DOC. 16

FUNDAMENTAL DIFFICULTY

IN

PHYSICS

423

Eine

eigentliche

Theorie ist noch nicht zustande

gekommen,

doch kann

man

wohl mit Sicherheit

sagen:

die

Punktmechanik

gilt

nicht für rasch

periodische

Prozesse,

und auch

die

gewohnte Auffassung

von

der

Verteilung

der Strah-

lungsenergie

im

Raume ist nicht aufrecht

zu

erhalten.[7]

A.

Einstein.

ADS

(GyB,

Handschriften-Abteilung,

Slg.

Darmst.,

D

722.11).

[2

138].

This document

was

en-

closed in

a

letter

by

Einstein

to

Ludwig

Darmstaedter of the

same

date. It

was

written

in

response

to

a

request by Darmstaedter,

who wished

to

make

original manuscripts

by

promi-

nent

scientists available to

historically

interested scholars.

[1]Einstein

similarly singled

out

periodic processes as requiring a change

in

the foundations

of

classical

physics

in

a

letter

to Sommerfeld;

see

Einstein

to

Arnold

Sommerfeld,

July

1910.

[2]For

an

overview of Einstein's contributions

to

the derivation of

thermodynamic principles

from

mechanics,

see

Vol.

2,

the editorial

note,

"Einstein

on

the Foundations of Statistical

Physics," pp.

41-55;

for

a

discussion of

his

analysis

of the limits of classical

thermodynamics

and

his

contribution

to

the determination of molecular

dimensions,

see

Vol.

2,

the editorial

note,

"Einstein

on

Brownian

Motion,"

pp.

206-222. For

comments

on

his

derivation of the

Rayleigh-Jeans

formula for

black-body

radiation

on

the basis

of

classical physics,

see

Vol.

2,

the

editorial

note,

"Einstein's

Early

Work

on

the

Quantum Hypothesis," pp. 134-148, and, in

particular, pp.

137-138.

[3]In

Einstein

1905i

(Vol. 2,

Doc.

14).

Einstein

had

proposed

the

light quantum hypothesis

as

a

heuristic

interpretation

of Wien's formula for the

high frequency/low temperature part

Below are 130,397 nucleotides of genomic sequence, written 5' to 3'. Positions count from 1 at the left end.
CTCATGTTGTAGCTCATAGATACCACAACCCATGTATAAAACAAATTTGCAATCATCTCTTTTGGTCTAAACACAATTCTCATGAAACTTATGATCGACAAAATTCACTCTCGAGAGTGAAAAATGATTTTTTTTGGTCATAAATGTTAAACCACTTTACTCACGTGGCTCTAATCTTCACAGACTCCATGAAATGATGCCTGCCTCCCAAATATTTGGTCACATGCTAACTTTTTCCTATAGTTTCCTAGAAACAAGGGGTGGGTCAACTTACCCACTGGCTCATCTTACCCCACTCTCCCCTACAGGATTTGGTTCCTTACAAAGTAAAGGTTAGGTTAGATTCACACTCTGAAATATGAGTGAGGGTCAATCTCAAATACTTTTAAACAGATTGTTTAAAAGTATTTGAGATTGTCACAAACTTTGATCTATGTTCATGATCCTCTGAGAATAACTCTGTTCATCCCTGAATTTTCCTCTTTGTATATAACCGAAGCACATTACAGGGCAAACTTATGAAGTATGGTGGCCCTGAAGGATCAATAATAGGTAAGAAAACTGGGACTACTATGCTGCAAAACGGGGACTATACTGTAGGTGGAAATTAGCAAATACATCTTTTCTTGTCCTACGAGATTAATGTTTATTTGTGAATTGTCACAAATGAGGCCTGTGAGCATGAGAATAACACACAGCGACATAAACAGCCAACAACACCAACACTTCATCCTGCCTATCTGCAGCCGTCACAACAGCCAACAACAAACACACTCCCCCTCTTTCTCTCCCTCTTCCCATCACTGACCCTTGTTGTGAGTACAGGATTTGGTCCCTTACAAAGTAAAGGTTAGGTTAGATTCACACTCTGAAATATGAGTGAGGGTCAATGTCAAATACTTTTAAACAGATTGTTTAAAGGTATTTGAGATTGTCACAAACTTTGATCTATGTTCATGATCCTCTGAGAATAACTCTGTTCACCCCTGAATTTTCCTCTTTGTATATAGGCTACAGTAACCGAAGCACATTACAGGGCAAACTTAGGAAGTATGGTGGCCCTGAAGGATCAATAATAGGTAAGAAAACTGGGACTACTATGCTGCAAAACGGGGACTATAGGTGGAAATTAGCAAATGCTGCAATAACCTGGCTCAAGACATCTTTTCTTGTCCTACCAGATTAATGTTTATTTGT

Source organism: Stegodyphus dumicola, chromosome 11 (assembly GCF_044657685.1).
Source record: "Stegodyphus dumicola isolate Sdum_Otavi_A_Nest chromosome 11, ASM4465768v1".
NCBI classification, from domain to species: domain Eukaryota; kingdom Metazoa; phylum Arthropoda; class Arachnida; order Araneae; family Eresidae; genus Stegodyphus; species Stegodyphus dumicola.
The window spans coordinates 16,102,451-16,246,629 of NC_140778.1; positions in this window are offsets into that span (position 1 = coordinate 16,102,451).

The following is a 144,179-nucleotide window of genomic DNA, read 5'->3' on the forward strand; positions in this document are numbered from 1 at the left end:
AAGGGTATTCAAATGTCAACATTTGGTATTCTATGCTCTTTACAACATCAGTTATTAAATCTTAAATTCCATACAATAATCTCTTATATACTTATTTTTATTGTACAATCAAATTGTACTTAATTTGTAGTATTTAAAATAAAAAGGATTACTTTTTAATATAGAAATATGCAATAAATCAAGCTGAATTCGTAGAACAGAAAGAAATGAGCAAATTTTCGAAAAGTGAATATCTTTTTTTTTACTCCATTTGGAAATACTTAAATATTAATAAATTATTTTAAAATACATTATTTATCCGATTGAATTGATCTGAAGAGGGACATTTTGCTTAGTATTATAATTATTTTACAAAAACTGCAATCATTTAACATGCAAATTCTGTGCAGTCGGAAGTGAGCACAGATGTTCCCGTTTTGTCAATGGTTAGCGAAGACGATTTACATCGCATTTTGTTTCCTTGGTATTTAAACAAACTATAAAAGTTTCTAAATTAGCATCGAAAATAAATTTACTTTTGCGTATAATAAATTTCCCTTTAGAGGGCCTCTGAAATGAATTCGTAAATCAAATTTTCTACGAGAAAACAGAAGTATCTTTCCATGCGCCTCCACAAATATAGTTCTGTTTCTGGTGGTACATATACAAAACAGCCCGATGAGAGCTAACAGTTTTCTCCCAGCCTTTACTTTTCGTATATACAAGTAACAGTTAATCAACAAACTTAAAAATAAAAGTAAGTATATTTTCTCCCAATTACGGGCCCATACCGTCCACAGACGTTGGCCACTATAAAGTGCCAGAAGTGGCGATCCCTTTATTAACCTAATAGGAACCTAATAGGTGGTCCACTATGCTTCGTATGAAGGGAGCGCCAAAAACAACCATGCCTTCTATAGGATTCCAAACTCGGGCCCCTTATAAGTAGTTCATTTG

of the

black-body

spectrum,

but his

argument

was

highly

controversial

at

the

time; see, e.g.,

Vol.

2,

the editorial

note,

"Einstein's

Early

Work

on

the

Quantum Hypothesis," pp.

134-148.

[4]A

similar

list

of

phenomena

that

cannot be explained

on

the basis

of

classical physics

is

found

in

Einstein

1909c

(Vol. 2,

Doc.

60),

pp.

490-491.

For

the

relationship

between deviations

from the

law of

Dulong-Petit

and the need

to

change

the foundations of classical

physics,

see

Einstein

1907a

(Vol.

2,

Doc.

38).

[5]See

Planck

1900b.

[6]Einstein's

theory

of

specific

heats,

based

on

the

quantum hypothesis, was

at

that time

receiving experimental

confirmation from the research of Nernst and

collaborators;

see

Nernst

1910a.

[7]According

to

Einstein

1909c

(Vol.

2,

Doc.

60), p.

499,

in

a new theory

of radiation the

energy

of the

electromagnetic

field

might possibly

be

localized

in

singularities.

See

also

"Re-

sponse

to

Manuscript

of Planck

1910a" (Doc.

3),

pp.

177-178,

where

he

expressed

himself

firmly

on

this

point:

"At the

same

time I

am

of

the

decided

opinion

that the

development

of

the

electrodynamics

of

relativity

will

lead

to

a

localization of

energy

other

than that which

we are

at

present

accustomed

to

accept

without

good

reason.

Without

ether,

the

continuous distribu-

tion of

energy

in

space

seems an

absurdity

to me"

("Hierbei

bin

ich

entschieden

der

Meinung,

dass die

Entwickelung

der

Relativitätselektrodynamik

zu

einer anderen Lokalisation der

Energie

führen

wird,

als

wir

sie

gegenwärtig

ohne Grund anzunehmen

gewohnt

sind.

Ohne

Aether erscheint mir continuierlich

im

Raume verteilte

Energie ein

Unding").